“He was an enemy combatant,” Mr. Taylor said. “I told him that the only thing that will set him free is for him to confess. There was a plan made to attack my residence in Kongor Town and he was supposed to find the people to launch the attack. He worked as a combatant at a different level,” he added.
Mr. Taylor denied Mr. Bility’s assertion that Mr. Taylor had said he was not “going to allow anybody to arm twist the RUF.”
Mr. Taylor further refuted Mr. Bility’s testimony that on October 20, 1997, while visiting the headquarters of Mr. Taylor’s National Patriotic Party (NPP) in Monrovia, he made handwritten notes of Mr. Taylor’s comments in which he threatened to unseat Sierra Leone’s president, Ahmed Tejan Kabbah.
“Taylor said that if I thought he would not unseat Kabbah’s government, then I must be from an alien planet. He said that he had the best ground force in the country and Kabbah wanted to try him,” Mr. Bility was quoted in his 2008 testimony in The Hague. Mr. Bility also said that RUF commander Sam Bockarie was present at the NPP office during his visit to the office.
Mr. Taylor dismissed Mr. Bility’s statement as a “fabrication.”
“The whole thing that you just read is just fabrication,” he said. “I don’t know how I’ll remove Kabbah in October 1997 when he is already out of power. There was no Sam Bockarie at no NPP headquarters in 1997, that’s a lie,” he added.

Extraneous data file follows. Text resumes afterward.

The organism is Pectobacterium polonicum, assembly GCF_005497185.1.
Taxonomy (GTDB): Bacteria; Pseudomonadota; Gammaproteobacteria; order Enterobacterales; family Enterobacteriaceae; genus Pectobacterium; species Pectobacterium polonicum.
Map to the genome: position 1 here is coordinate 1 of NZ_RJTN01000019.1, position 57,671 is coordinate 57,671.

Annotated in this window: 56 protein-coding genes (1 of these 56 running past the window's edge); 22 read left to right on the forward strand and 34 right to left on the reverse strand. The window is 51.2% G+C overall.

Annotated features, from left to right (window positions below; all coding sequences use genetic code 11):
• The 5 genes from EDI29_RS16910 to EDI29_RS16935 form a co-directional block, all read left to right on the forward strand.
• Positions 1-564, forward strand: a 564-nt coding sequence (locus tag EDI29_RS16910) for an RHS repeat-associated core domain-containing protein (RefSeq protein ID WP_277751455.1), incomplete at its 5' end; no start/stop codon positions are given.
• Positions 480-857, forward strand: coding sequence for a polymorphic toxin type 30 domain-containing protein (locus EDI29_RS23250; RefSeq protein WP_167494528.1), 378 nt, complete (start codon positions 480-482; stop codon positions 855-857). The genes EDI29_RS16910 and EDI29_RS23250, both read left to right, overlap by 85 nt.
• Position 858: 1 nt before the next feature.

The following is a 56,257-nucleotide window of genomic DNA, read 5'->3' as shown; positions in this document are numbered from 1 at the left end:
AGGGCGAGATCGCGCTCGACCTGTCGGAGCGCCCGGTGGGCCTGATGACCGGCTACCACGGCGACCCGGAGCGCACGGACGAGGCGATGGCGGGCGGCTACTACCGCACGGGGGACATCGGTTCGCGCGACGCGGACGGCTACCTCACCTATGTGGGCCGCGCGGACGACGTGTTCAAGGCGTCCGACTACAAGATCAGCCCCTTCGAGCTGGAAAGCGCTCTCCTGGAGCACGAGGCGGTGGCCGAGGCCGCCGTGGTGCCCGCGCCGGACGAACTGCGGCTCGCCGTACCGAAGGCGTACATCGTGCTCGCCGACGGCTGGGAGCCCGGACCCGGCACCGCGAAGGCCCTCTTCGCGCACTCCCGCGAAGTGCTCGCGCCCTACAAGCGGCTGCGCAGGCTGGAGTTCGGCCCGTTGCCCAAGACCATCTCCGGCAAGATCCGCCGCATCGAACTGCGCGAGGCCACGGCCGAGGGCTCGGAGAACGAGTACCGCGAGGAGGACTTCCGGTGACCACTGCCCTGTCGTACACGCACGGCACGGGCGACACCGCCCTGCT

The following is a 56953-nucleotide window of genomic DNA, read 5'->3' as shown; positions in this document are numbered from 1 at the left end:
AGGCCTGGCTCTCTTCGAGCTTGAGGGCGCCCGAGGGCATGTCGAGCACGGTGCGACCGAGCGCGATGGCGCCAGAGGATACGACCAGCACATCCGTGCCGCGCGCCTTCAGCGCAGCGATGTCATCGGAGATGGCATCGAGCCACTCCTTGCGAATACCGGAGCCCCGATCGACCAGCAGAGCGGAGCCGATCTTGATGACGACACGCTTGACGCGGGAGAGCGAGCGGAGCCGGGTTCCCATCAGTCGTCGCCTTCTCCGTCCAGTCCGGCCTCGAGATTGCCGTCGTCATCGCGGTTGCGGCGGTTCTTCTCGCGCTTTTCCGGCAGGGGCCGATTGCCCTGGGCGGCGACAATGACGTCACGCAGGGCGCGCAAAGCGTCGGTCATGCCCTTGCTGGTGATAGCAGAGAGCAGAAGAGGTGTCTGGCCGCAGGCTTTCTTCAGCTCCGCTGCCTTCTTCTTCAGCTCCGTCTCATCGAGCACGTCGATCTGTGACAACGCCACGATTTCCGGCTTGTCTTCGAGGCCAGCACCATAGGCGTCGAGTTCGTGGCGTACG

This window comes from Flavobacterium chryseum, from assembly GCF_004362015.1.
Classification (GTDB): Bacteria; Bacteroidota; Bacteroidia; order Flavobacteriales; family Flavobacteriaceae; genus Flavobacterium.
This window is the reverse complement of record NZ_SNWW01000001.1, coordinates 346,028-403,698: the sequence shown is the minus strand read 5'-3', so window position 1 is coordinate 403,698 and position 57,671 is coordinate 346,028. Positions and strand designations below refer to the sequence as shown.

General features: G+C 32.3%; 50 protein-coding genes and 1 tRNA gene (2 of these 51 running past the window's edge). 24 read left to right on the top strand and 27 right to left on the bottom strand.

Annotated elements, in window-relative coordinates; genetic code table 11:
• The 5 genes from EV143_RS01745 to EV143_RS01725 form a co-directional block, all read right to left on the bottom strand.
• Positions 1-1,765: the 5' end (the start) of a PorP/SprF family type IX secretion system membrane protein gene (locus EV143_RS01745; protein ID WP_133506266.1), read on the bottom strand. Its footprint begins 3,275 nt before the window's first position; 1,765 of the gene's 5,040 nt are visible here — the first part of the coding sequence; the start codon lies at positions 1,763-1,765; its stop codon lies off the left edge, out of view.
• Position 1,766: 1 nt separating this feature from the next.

In May 1997, President Kabbah was overthrown by soldiers of the Sierra Leone army, during which time Mr. Kabbah sought refuge in Guinea. The soldiers formed a merger with the RUF rebels and together, they ruled Sierra Leone until February 1998 when they were forcefully removed from the country’s capital Freetown. They retreated to the country’s hinterland and continued fighting the government and people of Sierra Leone. Mr. Taylor is accused of supporting the rebel forces through the supply of arms and ammunition as well as planning military operations with the rebels, during which time war crimes, crimes against humanity and other serious violations of international humanitarian law were committed. Mr. Taylor is accused of bearing responsibility for the crimes committed by rebel forces in Sierra Leone. He is presently testifying as a witness in his own defense.
Mr. Taylor’s testimony continues tomorrow.